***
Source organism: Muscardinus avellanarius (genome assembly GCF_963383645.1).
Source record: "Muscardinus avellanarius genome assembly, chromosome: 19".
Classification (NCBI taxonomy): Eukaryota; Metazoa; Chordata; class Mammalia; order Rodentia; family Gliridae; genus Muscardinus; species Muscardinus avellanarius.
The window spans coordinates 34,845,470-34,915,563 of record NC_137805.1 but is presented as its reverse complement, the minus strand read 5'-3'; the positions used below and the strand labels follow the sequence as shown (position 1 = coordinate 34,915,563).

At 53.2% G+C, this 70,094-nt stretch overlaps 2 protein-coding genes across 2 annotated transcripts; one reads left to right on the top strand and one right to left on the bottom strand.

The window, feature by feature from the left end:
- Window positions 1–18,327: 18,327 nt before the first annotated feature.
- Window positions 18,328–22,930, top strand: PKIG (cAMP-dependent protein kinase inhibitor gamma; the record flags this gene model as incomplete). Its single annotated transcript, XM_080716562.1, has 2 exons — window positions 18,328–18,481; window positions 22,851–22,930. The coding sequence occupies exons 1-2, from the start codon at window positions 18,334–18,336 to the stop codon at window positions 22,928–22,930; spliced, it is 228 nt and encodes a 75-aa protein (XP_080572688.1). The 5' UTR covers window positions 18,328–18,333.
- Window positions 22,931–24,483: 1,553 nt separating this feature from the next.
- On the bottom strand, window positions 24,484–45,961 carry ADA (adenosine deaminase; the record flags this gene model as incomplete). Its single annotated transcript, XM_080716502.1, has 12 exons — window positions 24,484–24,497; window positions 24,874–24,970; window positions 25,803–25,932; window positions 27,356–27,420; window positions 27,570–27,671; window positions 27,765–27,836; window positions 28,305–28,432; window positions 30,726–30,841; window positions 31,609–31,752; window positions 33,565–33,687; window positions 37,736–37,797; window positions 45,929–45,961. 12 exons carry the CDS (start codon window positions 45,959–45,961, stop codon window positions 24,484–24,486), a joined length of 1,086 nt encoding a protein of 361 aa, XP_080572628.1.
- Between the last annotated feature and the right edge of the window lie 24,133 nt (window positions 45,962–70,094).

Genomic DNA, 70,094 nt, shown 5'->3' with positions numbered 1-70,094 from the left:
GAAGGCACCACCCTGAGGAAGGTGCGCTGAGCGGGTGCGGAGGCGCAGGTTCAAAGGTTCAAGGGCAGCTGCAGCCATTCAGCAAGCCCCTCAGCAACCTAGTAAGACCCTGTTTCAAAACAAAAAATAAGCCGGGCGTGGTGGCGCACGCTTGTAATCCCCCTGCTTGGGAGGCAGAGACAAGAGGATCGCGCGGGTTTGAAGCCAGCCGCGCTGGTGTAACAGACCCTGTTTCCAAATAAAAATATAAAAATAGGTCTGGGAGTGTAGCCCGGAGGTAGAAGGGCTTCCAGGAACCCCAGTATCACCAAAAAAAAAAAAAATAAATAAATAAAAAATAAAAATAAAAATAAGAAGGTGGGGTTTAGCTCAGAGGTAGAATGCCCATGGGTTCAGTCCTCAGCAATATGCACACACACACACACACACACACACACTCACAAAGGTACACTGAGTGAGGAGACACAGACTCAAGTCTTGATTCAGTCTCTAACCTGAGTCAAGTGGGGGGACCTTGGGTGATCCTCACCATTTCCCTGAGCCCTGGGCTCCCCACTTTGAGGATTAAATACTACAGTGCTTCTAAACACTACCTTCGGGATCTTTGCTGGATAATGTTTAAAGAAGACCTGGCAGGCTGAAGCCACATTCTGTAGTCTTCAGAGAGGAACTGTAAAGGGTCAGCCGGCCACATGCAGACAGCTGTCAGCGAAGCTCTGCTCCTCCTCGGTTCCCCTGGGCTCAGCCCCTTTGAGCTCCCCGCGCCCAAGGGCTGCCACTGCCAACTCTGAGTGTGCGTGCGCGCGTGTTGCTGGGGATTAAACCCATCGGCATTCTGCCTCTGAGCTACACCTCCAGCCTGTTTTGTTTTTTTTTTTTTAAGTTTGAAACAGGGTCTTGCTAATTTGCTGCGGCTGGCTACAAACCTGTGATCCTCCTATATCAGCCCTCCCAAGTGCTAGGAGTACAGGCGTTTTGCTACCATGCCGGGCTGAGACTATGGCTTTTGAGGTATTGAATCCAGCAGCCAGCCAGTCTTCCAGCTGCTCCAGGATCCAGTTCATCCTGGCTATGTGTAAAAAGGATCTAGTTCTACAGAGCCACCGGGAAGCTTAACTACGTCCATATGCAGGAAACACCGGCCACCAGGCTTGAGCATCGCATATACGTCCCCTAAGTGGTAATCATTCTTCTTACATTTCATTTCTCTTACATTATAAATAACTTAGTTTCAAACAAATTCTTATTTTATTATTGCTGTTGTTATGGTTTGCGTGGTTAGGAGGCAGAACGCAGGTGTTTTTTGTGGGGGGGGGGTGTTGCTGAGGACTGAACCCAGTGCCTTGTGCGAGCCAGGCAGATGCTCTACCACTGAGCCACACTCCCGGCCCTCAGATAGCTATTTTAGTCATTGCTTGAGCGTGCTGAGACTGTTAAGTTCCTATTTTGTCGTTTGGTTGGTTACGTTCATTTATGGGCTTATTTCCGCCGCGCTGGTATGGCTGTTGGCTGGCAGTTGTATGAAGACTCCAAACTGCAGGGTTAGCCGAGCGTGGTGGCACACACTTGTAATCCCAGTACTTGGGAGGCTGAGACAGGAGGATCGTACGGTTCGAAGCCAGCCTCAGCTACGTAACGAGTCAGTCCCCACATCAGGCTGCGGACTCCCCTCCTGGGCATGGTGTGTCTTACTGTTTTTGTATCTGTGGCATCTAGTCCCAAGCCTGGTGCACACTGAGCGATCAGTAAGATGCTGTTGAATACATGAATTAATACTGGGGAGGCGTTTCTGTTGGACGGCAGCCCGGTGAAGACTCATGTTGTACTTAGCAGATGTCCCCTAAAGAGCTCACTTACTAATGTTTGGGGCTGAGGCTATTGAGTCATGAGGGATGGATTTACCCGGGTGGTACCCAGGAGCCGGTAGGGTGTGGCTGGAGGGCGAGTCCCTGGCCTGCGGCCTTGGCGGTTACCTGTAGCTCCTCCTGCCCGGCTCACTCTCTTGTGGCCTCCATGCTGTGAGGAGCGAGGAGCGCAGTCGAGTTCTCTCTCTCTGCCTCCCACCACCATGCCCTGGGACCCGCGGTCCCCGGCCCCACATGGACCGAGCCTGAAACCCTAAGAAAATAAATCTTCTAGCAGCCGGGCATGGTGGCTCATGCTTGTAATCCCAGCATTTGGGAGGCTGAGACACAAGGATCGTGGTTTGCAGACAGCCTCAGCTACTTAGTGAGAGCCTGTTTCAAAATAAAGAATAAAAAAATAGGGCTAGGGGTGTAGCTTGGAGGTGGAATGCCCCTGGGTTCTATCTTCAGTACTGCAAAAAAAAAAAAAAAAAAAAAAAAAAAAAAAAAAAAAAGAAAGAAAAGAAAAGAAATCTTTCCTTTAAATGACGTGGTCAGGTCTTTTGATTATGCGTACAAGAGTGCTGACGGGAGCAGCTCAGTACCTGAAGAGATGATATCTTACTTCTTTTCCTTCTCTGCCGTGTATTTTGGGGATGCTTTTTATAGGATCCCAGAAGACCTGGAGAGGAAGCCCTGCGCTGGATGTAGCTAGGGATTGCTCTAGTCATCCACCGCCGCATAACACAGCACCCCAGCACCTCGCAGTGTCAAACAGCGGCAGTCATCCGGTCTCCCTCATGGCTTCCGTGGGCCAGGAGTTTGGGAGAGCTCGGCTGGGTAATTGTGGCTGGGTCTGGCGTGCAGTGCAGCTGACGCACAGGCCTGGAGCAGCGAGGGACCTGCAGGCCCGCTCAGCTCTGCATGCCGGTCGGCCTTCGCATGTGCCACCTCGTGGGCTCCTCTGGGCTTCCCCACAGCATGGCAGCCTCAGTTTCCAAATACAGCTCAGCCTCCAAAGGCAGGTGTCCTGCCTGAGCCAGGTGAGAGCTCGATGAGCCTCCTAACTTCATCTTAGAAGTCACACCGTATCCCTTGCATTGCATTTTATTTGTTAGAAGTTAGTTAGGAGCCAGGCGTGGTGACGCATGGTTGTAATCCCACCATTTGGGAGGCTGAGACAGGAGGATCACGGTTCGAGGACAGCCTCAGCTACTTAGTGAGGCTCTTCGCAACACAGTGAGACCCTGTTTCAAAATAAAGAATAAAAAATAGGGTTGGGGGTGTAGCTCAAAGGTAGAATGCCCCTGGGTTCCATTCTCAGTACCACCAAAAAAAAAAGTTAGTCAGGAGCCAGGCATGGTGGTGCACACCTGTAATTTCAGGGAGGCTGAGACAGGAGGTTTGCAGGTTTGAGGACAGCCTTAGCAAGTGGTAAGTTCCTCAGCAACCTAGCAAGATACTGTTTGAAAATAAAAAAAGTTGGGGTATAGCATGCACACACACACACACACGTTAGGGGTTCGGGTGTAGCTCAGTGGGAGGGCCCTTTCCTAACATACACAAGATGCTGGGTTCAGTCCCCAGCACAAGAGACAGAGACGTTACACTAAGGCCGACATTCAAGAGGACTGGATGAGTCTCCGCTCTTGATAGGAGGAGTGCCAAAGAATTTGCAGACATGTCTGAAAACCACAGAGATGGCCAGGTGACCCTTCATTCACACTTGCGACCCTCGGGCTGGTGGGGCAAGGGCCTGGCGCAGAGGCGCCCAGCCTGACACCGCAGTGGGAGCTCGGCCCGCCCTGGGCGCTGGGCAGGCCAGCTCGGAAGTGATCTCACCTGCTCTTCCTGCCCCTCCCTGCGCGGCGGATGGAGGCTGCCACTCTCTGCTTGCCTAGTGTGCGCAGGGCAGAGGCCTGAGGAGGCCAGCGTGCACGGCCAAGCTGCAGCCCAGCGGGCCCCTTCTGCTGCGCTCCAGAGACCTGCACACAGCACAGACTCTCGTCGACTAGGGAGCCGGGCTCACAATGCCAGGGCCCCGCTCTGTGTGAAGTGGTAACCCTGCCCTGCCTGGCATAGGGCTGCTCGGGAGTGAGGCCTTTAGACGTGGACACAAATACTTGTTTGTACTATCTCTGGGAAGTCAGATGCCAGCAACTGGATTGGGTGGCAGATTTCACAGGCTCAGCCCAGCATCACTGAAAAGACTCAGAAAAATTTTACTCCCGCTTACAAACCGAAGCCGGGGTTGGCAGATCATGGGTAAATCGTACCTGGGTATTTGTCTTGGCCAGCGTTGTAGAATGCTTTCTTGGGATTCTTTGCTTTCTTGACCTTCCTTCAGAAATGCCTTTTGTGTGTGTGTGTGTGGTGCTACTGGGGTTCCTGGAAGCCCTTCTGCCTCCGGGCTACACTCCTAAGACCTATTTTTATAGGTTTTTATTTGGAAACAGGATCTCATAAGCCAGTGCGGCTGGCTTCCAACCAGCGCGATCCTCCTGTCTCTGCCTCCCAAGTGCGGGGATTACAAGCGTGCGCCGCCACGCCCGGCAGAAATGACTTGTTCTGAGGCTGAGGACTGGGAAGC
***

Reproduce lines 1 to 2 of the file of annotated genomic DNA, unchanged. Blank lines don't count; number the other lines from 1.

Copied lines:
Source organism: Muscardinus avellanarius (genome assembly GCF_963383645.1).
Source record: "Muscardinus avellanarius genome assembly, chromosome: 19".